Skarphedinn stroked his brow, and smiled scornfully. So they all go to the Court of Laws.

Hall went to meet Flosi and said, "Go thou now to the Court of Laws, for now all the money has been bravely paid down, and it has been brought together in one place."

Then Flosi bade the sons of Sigfus to go up with him, and they all went out of their booths. They came from the east, but Njal went from the west to the Court of Laws, and his sons with him.

Skarphedinn went to the middle bench and stood there.

Flosi went into the Court of Laws to look closely at the money, and said, "This money is both great and good, and well paid down, as was to be looked for."

After that he took up the scarf, and waved it, and asked, "Who may have given this?"

But no man answered him.

A second time he waved the scarf, and asked, "Who may have given this?" and laughed, but no man answered him.

Then Flosi said, "How is it that none of you knows who has owned this gear, or is it that none dares to tell me?"

"Who?" said Skarphedinn, "dost thou think, has given it?"

"If thou must know," said Flosi, "then I will tell thee; I think that thy father the 'Beardless Carle' must have given it, for many know not who look at him whether he is more a man than a woman."

"Such words are ill-spoken," said Skarphedinn, "to make game of him, an old man, and no man of any worth has ever done so before. Ye may know, too, that he is a man, for he has had sons by his wife, and few of our kinsfolk have fallen unatoned by our house, so that we have not had vengeance for them."

Then Skarphedinn took to himself the silken scarf, but threw a pair of blue breeks to Flosi, and said he would need them more.

"Why," said Flosi, "should I need these more?"

"Because," said Skarphedinn, "thou art the sweetheart of the Swinefell's goblin, if, as men say, he does indeed turn thee into a woman every ninth night."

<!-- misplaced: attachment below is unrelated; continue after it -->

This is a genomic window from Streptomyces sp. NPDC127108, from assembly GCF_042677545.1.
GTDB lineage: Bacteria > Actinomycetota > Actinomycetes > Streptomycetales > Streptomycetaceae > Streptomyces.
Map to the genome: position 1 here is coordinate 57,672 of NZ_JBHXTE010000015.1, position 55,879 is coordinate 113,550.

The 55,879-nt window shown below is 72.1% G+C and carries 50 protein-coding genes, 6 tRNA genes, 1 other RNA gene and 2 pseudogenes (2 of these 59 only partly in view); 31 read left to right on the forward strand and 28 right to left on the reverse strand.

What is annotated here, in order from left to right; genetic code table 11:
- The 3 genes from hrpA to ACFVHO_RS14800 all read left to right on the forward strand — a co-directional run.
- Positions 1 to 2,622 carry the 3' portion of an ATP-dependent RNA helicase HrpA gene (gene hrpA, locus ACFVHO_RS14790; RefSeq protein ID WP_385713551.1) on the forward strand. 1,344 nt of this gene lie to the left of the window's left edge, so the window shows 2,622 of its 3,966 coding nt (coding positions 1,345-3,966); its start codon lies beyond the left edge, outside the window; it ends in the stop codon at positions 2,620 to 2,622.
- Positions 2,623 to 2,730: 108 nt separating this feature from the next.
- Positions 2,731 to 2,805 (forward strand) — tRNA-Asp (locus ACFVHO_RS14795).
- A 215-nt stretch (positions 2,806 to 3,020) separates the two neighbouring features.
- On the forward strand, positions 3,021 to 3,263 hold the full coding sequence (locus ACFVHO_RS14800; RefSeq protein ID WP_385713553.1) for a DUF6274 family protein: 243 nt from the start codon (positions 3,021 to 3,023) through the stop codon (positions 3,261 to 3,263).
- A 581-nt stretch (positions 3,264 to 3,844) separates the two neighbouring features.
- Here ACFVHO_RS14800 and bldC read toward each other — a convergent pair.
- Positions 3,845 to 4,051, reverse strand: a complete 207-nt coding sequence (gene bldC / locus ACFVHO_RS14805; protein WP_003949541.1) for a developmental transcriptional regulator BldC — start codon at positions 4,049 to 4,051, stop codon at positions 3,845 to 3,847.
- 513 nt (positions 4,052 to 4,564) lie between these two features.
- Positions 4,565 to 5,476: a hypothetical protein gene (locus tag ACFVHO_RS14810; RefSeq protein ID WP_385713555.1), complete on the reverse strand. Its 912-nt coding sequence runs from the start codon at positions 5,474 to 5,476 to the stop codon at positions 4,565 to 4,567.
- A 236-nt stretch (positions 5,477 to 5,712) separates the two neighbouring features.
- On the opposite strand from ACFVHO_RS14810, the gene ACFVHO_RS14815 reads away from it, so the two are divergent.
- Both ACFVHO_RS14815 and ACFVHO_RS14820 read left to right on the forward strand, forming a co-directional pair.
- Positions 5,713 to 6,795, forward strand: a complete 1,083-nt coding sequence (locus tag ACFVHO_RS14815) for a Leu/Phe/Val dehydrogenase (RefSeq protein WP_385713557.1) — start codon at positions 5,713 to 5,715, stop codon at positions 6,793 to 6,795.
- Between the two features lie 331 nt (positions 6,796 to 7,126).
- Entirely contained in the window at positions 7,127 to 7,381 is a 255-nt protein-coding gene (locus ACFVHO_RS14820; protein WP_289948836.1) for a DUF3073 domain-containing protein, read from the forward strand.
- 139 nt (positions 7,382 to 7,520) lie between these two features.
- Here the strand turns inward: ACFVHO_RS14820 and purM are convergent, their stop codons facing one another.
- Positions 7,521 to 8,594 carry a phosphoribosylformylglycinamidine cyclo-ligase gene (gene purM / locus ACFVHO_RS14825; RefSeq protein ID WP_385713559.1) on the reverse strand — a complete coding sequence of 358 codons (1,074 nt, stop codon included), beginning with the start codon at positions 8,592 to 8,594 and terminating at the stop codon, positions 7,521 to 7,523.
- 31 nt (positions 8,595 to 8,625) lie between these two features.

Then Flosi spurned the money, and said he would not touch a penny of it, and then he said he would only have one of two things: either that Hauskuld should fall unatoned, or they would have vengeance for him.

Then Flosi would neither give nor take peace, and he said to the sons of Sigfus, "Go we now home; one fate shall befall us all."

Then they went home to their booth, and Hall said, "Here most unlucky men have a share in this suit."

Njal and his sons went home to their booth, and Njal said, "Now comes to pass what my heart told me long ago, that this suit would fall heavy on us."

"Not so," says Skarphedinn; "they can never pursue us by the laws of the land."

"Then that will happen," says Njal, "which will be worse for all of us."

Those men who had given the money spoke about it, and said that they should take it back; but Gudmund the Powerful said, "That shame I will never choose for myself, to take back what I have given away, either here or elsewhere."

"That is well spoken," they said; and then no one would take it back.

Then Snorri the Priest said, "My counsel is, that Gizur the White and Hjallti Skeggi's son keep the money till the next Althing; my heart tells me that no long time will pass ere there may be need to touch this money."

Hjallti took half the money and kept it safe, but Gizur took the rest.

Then men went home to their booths.

Next: 123. An Attack Planned On Njal And His Sons